Editor’s Note: This article was co-written with Eleanor Francis and was first printed, in a similar version, at Homeschooling Teen on April 1, 2013. It is reprinted with permission. You can read Part 1 here.
A medical misinformation campaign
Adolescence is a time of rapid physical and psychological changes making teens especially vulnerable to the risks hormonal contraceptives represent. The number of insured teens on the pill has increased by as much as 50 %. This is at least in part because of parental acceptance of the pill as a safe birth control method.
However, this widespread acceptance has resulted from a misinformation campaign that ignores long-term studies. Online medical guidelines minimize risk, likening the pill to other medications in familiar terms, emphasizing routine advice not to smoke and take the pill. These so-called experts do little to warn parents or teens about the pill’s exceptional dangers.
In fact, the blanket reassurances on typical “medical advice” websites suggest that there is not just a lack of information but a misinformation campaign in progress. As a result, a teen taking a street drug knows more about the risk she runs than the majority of girls placed on hormonal contraceptives.
As noted in Part 1 of this article, the sexual revolution of the sixties paved the way for Big Pharma to market contraceptives to teens, and there has long been too vested an interest between the pharmaceutical industry and the medical profession, for instance, with doctors sitting on the Food and Drug Administration.
Moreover, doctors and medical experts of all kinds are continually groomed by an industry that has a lot to gain from ongoing prescriptions of top selling drugs such as oral contraceptives. Of particular relevance, one study found accepting incentive items influenced the clinical decisions of OBGYN doctors who go on to prescribe accordingly, even when they have been educated about the effects of receiving gifts. Moreover, there can be underlying financial-interest for promoting the pill.
Our sexually liberated Woodstock culture has depended on pharmaceutical-based legitimation and distribution. Feminist dogma cemented the professional acceptance of the pill by claiming reproductive choice as an absolute category. The implications for the Hippocratic oath, however, are to be seen in the lack of informed consent that characterizes use of hormonal contraceptives. Informed consent is lacking because parents have been conditioned by the feminist-controlled medical establishments to regard steroids as an acceptable risk.
Cancer risks, understood by older women, but not passed down to teens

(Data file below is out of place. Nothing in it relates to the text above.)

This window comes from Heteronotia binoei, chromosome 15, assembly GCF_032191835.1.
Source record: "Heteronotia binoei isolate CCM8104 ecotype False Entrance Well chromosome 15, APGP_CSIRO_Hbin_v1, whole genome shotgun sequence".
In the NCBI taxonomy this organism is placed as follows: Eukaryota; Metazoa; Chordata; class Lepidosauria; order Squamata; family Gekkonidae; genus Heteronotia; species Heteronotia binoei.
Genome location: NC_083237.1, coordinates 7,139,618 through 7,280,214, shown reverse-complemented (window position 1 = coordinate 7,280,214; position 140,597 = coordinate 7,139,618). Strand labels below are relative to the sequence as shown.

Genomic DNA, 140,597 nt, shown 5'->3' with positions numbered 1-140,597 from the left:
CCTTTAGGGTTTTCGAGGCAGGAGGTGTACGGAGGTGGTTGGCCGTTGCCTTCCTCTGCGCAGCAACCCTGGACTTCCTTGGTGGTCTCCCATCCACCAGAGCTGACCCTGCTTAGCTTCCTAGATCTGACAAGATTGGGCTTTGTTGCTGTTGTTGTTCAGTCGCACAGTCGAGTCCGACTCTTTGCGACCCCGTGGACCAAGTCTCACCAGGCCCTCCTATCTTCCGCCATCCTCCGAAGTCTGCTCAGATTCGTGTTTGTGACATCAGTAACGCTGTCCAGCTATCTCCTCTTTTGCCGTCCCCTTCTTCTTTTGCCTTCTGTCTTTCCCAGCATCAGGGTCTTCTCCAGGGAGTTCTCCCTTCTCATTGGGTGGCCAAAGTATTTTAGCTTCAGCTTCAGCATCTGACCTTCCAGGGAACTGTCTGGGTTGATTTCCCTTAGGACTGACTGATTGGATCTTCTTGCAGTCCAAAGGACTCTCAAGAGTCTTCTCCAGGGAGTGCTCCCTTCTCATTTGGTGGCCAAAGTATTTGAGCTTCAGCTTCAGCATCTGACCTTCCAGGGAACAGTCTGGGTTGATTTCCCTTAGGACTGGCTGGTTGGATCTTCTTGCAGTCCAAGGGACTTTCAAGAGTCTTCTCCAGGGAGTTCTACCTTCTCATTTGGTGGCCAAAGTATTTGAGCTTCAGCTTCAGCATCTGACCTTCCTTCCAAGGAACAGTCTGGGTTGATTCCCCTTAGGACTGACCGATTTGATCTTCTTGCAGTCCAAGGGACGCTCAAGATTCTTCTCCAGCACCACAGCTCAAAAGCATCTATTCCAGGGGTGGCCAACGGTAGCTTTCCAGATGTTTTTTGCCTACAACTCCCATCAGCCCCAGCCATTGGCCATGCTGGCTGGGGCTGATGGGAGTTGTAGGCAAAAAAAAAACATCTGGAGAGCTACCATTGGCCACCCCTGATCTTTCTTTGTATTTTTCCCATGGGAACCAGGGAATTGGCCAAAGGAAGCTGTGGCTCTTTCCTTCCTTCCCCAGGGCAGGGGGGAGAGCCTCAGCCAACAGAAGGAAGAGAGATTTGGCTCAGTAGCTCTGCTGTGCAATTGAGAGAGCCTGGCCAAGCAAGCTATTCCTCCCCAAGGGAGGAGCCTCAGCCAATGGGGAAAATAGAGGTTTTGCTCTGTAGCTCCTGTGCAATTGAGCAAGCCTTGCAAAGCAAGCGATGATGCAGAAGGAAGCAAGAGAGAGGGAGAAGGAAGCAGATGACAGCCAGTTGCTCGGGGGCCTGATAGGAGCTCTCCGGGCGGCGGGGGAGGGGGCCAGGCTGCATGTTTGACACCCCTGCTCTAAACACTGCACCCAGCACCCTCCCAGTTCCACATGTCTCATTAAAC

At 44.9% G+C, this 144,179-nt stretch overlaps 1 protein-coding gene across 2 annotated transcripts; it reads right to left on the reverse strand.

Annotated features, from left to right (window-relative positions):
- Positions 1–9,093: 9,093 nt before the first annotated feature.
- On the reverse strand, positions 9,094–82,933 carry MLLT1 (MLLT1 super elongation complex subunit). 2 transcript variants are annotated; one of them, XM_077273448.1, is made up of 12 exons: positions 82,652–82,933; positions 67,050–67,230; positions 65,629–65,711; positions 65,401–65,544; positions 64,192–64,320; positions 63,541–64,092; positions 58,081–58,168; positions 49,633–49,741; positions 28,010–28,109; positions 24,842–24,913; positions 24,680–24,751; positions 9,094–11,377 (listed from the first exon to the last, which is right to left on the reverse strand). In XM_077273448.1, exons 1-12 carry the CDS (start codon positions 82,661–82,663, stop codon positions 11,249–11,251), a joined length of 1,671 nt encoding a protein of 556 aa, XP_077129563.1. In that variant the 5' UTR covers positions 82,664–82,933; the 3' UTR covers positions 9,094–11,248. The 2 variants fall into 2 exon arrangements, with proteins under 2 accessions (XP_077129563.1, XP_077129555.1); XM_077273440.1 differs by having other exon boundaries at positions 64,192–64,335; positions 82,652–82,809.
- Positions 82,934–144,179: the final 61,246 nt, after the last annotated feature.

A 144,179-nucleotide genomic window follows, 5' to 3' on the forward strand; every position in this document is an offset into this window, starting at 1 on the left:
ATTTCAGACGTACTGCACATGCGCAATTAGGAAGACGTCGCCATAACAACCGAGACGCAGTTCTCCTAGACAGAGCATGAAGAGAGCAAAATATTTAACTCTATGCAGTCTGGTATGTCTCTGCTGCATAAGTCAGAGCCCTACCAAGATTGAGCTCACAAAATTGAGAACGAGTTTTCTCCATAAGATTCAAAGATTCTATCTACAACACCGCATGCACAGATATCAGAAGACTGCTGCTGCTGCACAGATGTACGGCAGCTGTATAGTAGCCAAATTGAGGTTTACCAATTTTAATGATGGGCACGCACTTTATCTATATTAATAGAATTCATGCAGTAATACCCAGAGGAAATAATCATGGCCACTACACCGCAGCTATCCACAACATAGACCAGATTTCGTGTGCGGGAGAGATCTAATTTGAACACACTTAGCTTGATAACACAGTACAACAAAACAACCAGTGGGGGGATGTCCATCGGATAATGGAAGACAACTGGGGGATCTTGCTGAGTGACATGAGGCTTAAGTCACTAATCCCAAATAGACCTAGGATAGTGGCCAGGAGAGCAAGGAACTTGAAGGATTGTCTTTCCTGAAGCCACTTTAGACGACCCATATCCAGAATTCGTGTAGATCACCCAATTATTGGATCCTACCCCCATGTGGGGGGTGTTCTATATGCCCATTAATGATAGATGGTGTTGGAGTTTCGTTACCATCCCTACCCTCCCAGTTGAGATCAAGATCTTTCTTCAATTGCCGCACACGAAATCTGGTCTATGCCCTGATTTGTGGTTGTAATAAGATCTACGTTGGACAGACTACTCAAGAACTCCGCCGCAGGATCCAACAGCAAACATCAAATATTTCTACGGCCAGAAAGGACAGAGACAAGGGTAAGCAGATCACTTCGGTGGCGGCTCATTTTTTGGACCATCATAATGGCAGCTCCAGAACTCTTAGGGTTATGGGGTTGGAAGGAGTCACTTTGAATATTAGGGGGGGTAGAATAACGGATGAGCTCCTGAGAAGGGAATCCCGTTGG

Dr.Chris Kahlenborn, MD, points out that no matter the delivery system, all hormonal contraceptives carry similar cancer risks, as they are officially classified by the World Health Organization as the most dangerous Group I carcinogens – you know, in the same category with cigarettes and asbestos. And despite the claim that the pill decreases the risk of uterine and ovarian cancer, it increases the risk for six times more common cancers of the breast, liver, and cervix – this is not a trade-off women want.
Contrary to the false sense of safety women assume given the latest third generation combination pills, estrogen plus progestin use is linked with increased breast cancer incidence. In fact, when the link between hormone replacement therapy, which relied on estrogen, and breast cancer was exposed in 2002, older women quit taking estrogen, and by 2007, an 11% decrease in breast cancer was noted in post-menopausal aged women, establishing a clear link between estrogen and breast cancer.
Older women, in other words, have gotten the memo and have rejected steroid use. The American Medical Association or AMA warned older women against taking steroids for menopause because it leads to advanced and deadly breast cancer. The elevated hormones in oral contraception are particularly dangerous for girls whose bodies are still in a rapid growth phase, and young women should on that basis be especially discouraged from taking steroids, yet the AMA has failed to caution younger women from taking the very same drug prescribed at six times the level of hormones used in hormone replacement therapy or HRT. So it’s okay to raise the alarm when prescribing steroids for a midlife issue but the current feminist medical establishment acts as a sort of old girls’ network or old guard whose job it is to maintain and promote teen access to hormonal contraception no matter what.
“Side effect”? Or serious medical problems?
Very little screening is involved in the case of the pill. Typically, online sites include brief mention of two concerns: a history of smoking and a family history of breast cancer, and these are framed as mild objections to be set aside as with milder drugs. To illustrate, an online medical advice page from the American Academy of Family Physicians states, “Smoking cigarettes and using the Pill can increase a girl’s risk of certain side effects.”
Would you list a life-threatening cancer with “side effects”? Such comments should amount to medical malpractice, since almost every medication carries a similar warning, and “side effects” suggests a minor annoyance. Young women who were placed on the pill at very young ages are showing up with triple negative breast cancer, one of the least responsive to treatments. These girls would never wave off their breast cancer in one sentence as just a side effect.
We are not talking about just any medication and however autonomous, teens still look to older adults for guidance on medical issues. The neutrality with which information is presented is driving teens toward danger.
Breast surgeon Kathleen T. Ruddy cites an Epidemiologist at the Harvard School of Public Health that found: